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Squeezing Fresh Citrus

Making a great cocktail takes time, and if you have tried to recreate any of the recipes here, you know that the results are worth waiting for. But, during those moments when you have a guest waiting, you need a plan that makes the most of your equipment, your space, and your time. Although technique is important from beginning to end, I believe the biggest challenge comes when using fresh citrus.

It's not that squeezing citrus is a big problem. It isn't. In fact, if you aren't using fresh juice in your cocktails it is by far the best improvement you can make. Yet, the moment you do start squeezing fruit, you quickly realize that the additional steps can slow you down, and if you are just a little bit clumsy, can result in a sticky mess all over the work area. Not everyone has the perfect space for making drinks, and few of us can dedicate an entire section of the kitchen for the task. With everyone probably doing it just a little bit differently, I thought I would write about my experience with some of the equipment I have used as well as a few techniques that make the process a little easier.

Juicing Equipment
Let's get a few things out of the way first. Some gadgets are just impractical. First on the list are the little wedge squeezers. Most of them are made of thin, stamped metal. One is setup like a pliers that you hold in your hand to squeeze lime wedges. Another is shaped like a cute bird with a hinged tail that pours from the beak. When you make a sour, you need .75 to a full ounce, and you are not going to get that much juice from a wedge. Consequently, you'll be squeezing wedge after wedge, juice spraying everywhere, while you try to collect enough juice. This is just a hassle, not to mention the fact that you need to cut everything into wedges in the first place. These may be fine for seafood, but not for cocktails.

On the opposite side of the spectrum are the big, heavy pull-arm squeezers. Setting aside their higher price, these are fantastic for juicing a lot of fruit. I own the Hamilton Beach Juicer which does a great job of extracting every last drop from grapefruit to key limes. If I batch my juice or want a gallon of fresh orange, I pull this out. Similar models may work just as well, but to be honest, this commercial juicer spends most of it's time in the cupboard. It's just not practical for small cocktail parties or for just a few lime and lemon drinks. It also dominates the workspace because it is tall and you need room for the handle. I definitely recommend it, but only for high-volume situations.

Blenders and Extractors
I put these together because they are both appliances, but they create different results. The blender I have is a Vita-Mix. It does a wonderful job, but it takes the entire fruit (pulp and all) and turns it into juice. From a health standpoint, all of that fiber is a great benefit, but it doesn't make the best juice for cocktails. It also introduces a lot of air, so your juice can come out foamy. On the flip side is the Juice Extractor, like the Juice Man and others. These use a micro screen to "shave" the fruit and are somehow able to separate the pulp from the liquid. The results are perfect and might be the ticket for batching your juice, but you don't want to run this during the party! Both of these options are loud and inconvenient and require extra cleanup. They also use electricity which may not be available down at your tiki hut.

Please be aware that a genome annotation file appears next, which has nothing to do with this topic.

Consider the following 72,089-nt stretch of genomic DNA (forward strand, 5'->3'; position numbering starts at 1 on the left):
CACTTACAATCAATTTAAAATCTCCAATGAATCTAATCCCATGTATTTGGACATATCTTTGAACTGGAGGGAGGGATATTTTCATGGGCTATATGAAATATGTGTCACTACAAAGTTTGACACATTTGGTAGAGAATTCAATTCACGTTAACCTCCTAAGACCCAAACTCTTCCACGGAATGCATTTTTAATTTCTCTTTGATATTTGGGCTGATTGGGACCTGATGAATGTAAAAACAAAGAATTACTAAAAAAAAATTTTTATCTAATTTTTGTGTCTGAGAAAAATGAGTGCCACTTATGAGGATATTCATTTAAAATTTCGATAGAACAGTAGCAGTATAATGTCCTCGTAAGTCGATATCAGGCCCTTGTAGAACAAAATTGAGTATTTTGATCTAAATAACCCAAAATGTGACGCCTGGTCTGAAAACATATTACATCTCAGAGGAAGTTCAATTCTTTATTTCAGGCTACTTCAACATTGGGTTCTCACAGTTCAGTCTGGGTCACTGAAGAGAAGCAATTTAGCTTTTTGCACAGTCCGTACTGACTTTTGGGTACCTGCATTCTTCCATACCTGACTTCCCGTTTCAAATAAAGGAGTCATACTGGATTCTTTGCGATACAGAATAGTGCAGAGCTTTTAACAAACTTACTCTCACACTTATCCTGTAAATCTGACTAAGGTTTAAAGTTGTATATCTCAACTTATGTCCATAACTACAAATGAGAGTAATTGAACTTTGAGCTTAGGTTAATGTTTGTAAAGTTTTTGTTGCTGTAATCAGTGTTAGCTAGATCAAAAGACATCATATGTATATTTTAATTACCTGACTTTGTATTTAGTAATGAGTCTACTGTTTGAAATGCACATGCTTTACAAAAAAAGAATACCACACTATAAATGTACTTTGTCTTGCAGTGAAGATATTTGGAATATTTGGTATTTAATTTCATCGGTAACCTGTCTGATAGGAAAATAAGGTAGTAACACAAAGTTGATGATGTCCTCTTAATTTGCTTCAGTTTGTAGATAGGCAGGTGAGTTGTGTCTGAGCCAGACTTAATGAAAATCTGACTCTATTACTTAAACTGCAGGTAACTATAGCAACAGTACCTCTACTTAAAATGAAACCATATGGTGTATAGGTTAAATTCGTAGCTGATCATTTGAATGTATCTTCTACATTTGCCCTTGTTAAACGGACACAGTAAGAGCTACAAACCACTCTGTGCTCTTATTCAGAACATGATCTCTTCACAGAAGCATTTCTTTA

Reamers
These are probably what you most associate with hand-juicing fresh citrus. Many models exist made from different materials—some with bowls and some with handles—but they all do the same thing. Basically, a sharply ridged dome is pressed into the cut face of the fruit which is turned back and forth as the ridges rupture the juicy structure. Some of them capture the juice while others have built-in strainers. There's even a wooden version that is basically a reamer on a stick. I actually like reamers for cocktail use. I use the vintage aluminum reamer pictured here over a small glass bowl. It catches the pulp in with its slotted strainer bottom and lets most of the juice fall into a bowl. The problem I have is that some pulp goes through while some juice doesn't! After a few times, the accumulated pulp needs to be dumped because it blocks the juice. I also get tired of reaming. It can strain your wrists over time. Although I have not given up on reamers, I think I need to try some different models. I see them all the time at antique shops made of metal, glass and pottery.

Hinged Handle Squeezers
These are probably my first choice for cocktails with juice squeezed on the spot. I use the OXO Good Grips which has a padded handle, but they all work the same way. On one side of the hinge is a perforated bowl with a handle. The other side has what looks like a reamer. When you close the device, the reamer fits inside the bowl. The fruit goes in upside down, or rather, the opposite of what you might expect if you have used a reamer. The flat, cut side goes face down into the bowl. Then, the reamer dome presses down on the outside peel of the fruit. As the fruit compresses, it's shape is inverted and the pulp presses into the bowl. When completely squeezed, the fruit has turned inside out.

Once you understand how these work, there are many considerations worth your attention. First, what will you be squeezing into? You don't want to squeeze directly into the mixing glass because you need to measure first. This means you will squeeze into a jigger or measuring cup. Pay attention to the holes at the bottom of the bowl side of the squeezer. Are they too wide for your jigger? Will you need an additional bowl to catch the juice first? Also, fruit that is too big will not fit properly into these devices. Limes are fine, but large lemons, oranges and grapefruit will only work if you first cut them into eighths. For this reason, some manufactures have several multi-colored versions with different diameters. One even has the different bowl sizes built into a single hinge letting you flip over to the size you need.